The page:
For many people, Dungeons & Dragons is their gateway to a lifelong love of tabletop games. However, if I’m teaching someone new, chances are I’ll release a game that uses the Powered By The Apocalypse system. It has many of the same benefits as D&D, such as wide character types and easy center resolution, but with a more manageable narrative flow and less paperwork to fill out at the start.
I covered some of the most prominent games using the system in a previous article. This one includes games that have come out since then, games that have pushed the boundaries of core design, and even a game that skips the two six-sided dice for something more brutal.
This Kickstarter blockbuster currently exists in PDF only thanks to ongoing shipping and supply chain issues. avatar captions lets players enter the world of the beloved Nickelodeon animated series to fight with fists and feelings. The book covers several different eras around the world, including the novels, the comics, and the two shows periods. Avatar: The Last Airbender and The Legend of Korra.
Players choose playbooks balanced between two dramatic poles that push and pull on the character, such as the Icon’s desire to live up to their role versus the freedom to do whatever they want. Characters choose a combat technique from the various items that can be bent or normal weapons and gadgets. The game features a more robust combat system than most games of its type, though it still plays simpler than many tactical tabletop rules.
The great romantic epics of wuxia films reached their peak in the West with the 2000s Crouching Tiger Hidden Dragon. Audiences and critics alike couldn’t get enough of the film’s unspoken love, graceful fights, and mythical storytelling. Wulin Hearts embraces this film as well as dozens of other genre media to allow players to tell similar stories.
The game defines its characters through their elements and, in an unusual move, lets players choose their elemental approach to each action instead of specifying specific moves. Players can use their best element of anything, but if they fail, that element is blocked. The characters are also built to be locked in a kind of love triangle, whether as competing suitors, trapped between love and duty and, according to the band, both.
Sword Thirsty Lesbians
In case the title wasn’t revealing enough, Sword Thirsty Lesbians is a celebration of flirtation, feelings and fights. This is an opportunity to claim a queer space in tabletop games but also to welcome people who do not identify with any part of the title. The object of the game is to mix sharp blades with sharp wits to tackle one of the trickiest aspects of RPGs: romance.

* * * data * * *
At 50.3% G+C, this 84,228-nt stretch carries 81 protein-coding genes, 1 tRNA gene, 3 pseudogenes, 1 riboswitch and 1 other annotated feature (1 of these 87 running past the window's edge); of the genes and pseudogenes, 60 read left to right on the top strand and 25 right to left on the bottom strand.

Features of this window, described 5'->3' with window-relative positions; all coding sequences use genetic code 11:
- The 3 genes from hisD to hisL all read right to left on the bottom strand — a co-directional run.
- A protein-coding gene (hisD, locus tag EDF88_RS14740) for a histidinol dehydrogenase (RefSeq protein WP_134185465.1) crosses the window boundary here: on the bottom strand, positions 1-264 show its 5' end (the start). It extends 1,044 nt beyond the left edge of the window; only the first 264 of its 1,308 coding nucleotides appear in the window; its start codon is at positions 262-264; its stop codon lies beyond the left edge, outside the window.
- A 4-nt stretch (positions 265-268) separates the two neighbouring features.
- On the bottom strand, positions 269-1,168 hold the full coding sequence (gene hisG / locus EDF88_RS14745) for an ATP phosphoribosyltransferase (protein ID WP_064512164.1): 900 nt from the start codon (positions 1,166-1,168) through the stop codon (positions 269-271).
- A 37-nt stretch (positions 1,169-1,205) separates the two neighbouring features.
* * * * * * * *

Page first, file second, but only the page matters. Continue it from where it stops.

The game does this by encouraging open communication between everyone about the relationships between their characters. There’s also an in-depth discussion of security tools and allowing players to adjust content as they play. Ech playbook also has a central question that brings the drama: when the characters decide to get involved, they have to decide how they could each mess up the relationship.
Boxes are having a moment in the RPG space. Dungeons & Dragons has two excellent box sets (with a third on the way) and many other games have followed suit. zombie world came out a few years ago, but it’s a great example of a very tight system and framework.
Players set up their ideal place of resistance for the zombie apocalypse by picking a location while setting up the good stuff and the glitches with their choice. A random event kicks off the drama as survivors fight each other and zombies wait outside. Each time they act against the undead horde, players draw against a Bite Deck that does not reshuffle until someone draws the card that infects them.
Even if you don’t know what a cozy mystery is, you’ve seen them. These are amateur sleuth shows featuring unlikely sleuths with a collection of quirky characters. Brindlewood Bay sets players up as a circle of old ladies solving these mysteries with a darker, long-term goal: to root out the secret occult conspiracy buried in their quiet little seaside town.
This game does a great job switching from The golden girls bicker in style X-files spooky and back. Each character has a central move based on an old-time TV detective, but the real innovation is the mechanic used to solve the mystery of the week. Players collect clues, spend time theorizing, and then roll, with how the throw determines if they were absolutely right, missed something, or completely off the track.